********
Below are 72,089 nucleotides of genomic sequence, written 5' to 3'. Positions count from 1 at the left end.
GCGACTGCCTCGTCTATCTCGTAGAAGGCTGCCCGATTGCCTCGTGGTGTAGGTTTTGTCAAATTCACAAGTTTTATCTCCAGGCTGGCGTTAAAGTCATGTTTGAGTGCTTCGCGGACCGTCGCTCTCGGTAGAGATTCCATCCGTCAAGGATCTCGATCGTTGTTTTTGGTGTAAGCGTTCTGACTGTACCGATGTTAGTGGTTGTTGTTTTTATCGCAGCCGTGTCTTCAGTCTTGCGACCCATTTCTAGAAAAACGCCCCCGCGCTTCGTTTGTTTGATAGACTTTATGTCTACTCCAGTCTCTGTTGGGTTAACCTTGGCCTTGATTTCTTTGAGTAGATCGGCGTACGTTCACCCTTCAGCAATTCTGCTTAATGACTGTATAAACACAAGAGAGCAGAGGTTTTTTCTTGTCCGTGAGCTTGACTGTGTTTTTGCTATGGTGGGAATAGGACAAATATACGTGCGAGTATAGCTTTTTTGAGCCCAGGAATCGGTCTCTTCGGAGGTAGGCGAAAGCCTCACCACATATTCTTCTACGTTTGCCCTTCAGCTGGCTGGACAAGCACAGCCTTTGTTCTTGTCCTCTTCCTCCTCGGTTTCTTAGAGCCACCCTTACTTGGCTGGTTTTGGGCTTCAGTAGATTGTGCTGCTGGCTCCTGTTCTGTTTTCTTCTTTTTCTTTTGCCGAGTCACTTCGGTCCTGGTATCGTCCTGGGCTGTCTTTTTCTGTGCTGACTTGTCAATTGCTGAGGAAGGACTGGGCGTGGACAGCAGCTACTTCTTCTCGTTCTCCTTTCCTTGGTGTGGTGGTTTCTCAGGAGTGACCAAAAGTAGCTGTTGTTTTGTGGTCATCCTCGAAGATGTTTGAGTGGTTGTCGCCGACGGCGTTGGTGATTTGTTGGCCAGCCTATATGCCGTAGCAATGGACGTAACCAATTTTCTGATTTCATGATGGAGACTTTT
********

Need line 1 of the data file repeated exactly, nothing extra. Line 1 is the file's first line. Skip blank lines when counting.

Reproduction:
Below are 72,089 nucleotides of genomic sequence, written 5' to 3'. Positions count from 1 at the left end.